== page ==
Difficulties of managing diabetes in a baby/young child
The mothers described having little respite from the constant care that a small child with diabetes required. Levels of anxiety were particularly evident shortly after diagnosis and were related to the fact that many of the babies had been critically ill:
Two of the patients who were successfully transferred from insulin to sulphonylureas
The first month I had her home neither of us could sleep, we had the cot jammed up against the side of the bed, we just lay there watching her, seeing that she was OK.
Dramatic fluctuations in blood glucose levels also contributed to the need for continuous supervision:
It was absolutely exhausting because he would go from one extreme to the other, one minute his blood glucose would be 20 and then it would be 2.
This highlighted the need to be persistently alert for problems developing in children who were too young to recognise signs of hypoglycaemia themselves. Consequently mothers acknowledged feeling overprotective towards their child with diabetes and frequently chose not to leave them with others:
I wouldn't leave her with anybody, I was with her 24/7.
Many of the mothers found it distressing to leave their child for short periods of time even with family members:
I remember when I'd left her with Mum, I'd gone off to do a food shop, if there was a queue at the checkout I used to get a panic attack, thinking ‘I’ ve got to be back soon', things like that were traumatic.
When families did feel able to leave their child for short periods finding someone to look after them was difficult due to others' concerns about the condition:
Nobody would come and baby-sit for us then, everybody was frightened.
The diagnosis of neonatal diabetes consequently impacted on relationships between parents:
I didn't want anyone else to look after him, not even my husband in case things weren't right.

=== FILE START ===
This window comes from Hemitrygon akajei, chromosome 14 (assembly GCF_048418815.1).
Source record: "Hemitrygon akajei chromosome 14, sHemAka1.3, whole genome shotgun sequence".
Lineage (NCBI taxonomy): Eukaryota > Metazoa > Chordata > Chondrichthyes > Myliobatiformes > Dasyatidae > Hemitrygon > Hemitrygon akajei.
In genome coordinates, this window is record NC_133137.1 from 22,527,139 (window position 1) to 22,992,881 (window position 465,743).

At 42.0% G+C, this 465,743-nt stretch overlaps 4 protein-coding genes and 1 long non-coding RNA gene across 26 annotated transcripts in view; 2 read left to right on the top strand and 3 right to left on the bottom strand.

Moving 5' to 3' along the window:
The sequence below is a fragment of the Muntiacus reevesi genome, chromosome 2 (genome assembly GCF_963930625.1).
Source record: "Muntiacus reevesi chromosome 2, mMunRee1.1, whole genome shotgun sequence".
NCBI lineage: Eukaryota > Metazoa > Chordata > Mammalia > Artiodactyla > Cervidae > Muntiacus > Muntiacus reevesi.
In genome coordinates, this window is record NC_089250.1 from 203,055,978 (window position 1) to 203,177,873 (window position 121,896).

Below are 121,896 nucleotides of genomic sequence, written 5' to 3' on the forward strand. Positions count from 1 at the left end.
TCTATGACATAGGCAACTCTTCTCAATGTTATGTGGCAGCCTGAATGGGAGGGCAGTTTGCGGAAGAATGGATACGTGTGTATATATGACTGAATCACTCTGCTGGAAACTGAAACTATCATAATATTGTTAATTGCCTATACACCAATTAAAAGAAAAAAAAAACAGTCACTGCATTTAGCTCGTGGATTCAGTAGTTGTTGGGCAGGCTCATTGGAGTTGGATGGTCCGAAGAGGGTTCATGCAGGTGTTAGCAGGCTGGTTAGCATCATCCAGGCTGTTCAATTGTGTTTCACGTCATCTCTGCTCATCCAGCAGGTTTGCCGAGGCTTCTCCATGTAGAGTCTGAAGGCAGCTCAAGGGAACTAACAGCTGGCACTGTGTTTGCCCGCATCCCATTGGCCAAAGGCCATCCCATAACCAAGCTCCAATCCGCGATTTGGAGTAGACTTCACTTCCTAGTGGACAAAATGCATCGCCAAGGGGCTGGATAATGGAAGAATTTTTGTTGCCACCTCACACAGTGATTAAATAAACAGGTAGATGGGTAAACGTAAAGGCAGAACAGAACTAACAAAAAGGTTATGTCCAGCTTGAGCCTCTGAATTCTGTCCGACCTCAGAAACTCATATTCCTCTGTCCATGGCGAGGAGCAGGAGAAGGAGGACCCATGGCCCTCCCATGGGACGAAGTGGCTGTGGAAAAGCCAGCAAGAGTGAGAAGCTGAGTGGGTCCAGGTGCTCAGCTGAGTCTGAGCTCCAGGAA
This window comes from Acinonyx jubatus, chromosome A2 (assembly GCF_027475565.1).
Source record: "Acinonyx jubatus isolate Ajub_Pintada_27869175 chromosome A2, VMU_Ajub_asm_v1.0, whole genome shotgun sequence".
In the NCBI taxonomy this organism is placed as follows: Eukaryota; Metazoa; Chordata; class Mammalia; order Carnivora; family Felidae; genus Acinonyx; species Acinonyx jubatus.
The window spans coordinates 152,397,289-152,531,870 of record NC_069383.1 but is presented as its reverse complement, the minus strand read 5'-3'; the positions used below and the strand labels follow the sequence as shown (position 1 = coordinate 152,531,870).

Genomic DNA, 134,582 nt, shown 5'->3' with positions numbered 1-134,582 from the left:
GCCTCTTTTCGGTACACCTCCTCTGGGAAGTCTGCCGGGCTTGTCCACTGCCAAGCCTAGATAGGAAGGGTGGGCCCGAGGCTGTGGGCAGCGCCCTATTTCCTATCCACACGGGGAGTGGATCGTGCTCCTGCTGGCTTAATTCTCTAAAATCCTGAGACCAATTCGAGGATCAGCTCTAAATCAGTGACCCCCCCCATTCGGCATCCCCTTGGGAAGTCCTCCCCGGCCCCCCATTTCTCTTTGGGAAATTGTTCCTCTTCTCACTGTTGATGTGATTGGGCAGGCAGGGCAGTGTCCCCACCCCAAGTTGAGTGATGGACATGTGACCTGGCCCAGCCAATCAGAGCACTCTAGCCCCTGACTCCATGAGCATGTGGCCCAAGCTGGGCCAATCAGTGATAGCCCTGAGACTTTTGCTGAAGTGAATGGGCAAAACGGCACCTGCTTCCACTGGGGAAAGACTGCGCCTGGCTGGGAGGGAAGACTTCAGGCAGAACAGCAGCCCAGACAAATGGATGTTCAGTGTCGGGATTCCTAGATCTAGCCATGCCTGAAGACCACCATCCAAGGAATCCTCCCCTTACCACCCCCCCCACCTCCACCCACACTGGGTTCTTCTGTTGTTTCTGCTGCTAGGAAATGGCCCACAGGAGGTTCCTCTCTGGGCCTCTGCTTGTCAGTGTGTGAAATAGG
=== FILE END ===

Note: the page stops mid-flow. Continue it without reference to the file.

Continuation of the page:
Mothers also felt unable to direct adequate attention to other siblings as a result of the time needed to look after their baby with diabetes:
I felt as if I was neglecting my other son.
Having a baby with diabetes created a significant additional burden of responsibility, which was usually taken on by the mothers as part of their nurturing role. The impact on everyday life was significant in terms of the time and attention required to look after the child with diabetes. This often led to exhaustion, over-protectiveness and feelings of guilt contributing additional stresses to family life.
Recognition and implications of learning difficulties and muscle weakness
Six of these individuals with KCNJ11 mutations had a degree of learning difficulty or muscle weakness. In some cases it was the families who identified the problem and alerted healthcare professionals:
He wasn't developing as my other child had … by a year old I was very concerned. They kept saying ‘He's been very sick, he'll catch up’. At 18 months I said ‘No, this isn't right, there's something wrong with him’ and he was assessed.
In other cases the effects of muscle weakness had been noticed by the families:
Her co-ordination wasn't great, tricycles she'd find difficult … She wasn't really walking properly until she was 18 months. She was a bit clumsy going up and down steps and she ran awkwardly.
Despite clear signs of developmental delay and muscle weakness, one family, whose son developed diabetes over 50 years ago, had not confronted the issues until they attempted to register him at school and described their feelings of devastation:
He was still wearing nappies [at 5 years], he couldn't walk … we saw the headmistress, she said ‘He’ ll never be able to do anything, he's mentally handicapped' … The signs were there but we just didn't see that, it wasn't talked about, I know it broke both our hearts.
Difficulties with numeracy were frequently described in these individuals:
She couldn't count at all, she can read and write, she just cannot understand anything to do with figures.
These problems were often combined with poor attention spans:
He's doing OK but maths is just a complete nightmare, they said at school that he doesn't concentrate at all.
Such difficulties also had an impact on general life skills, for example, managing finances: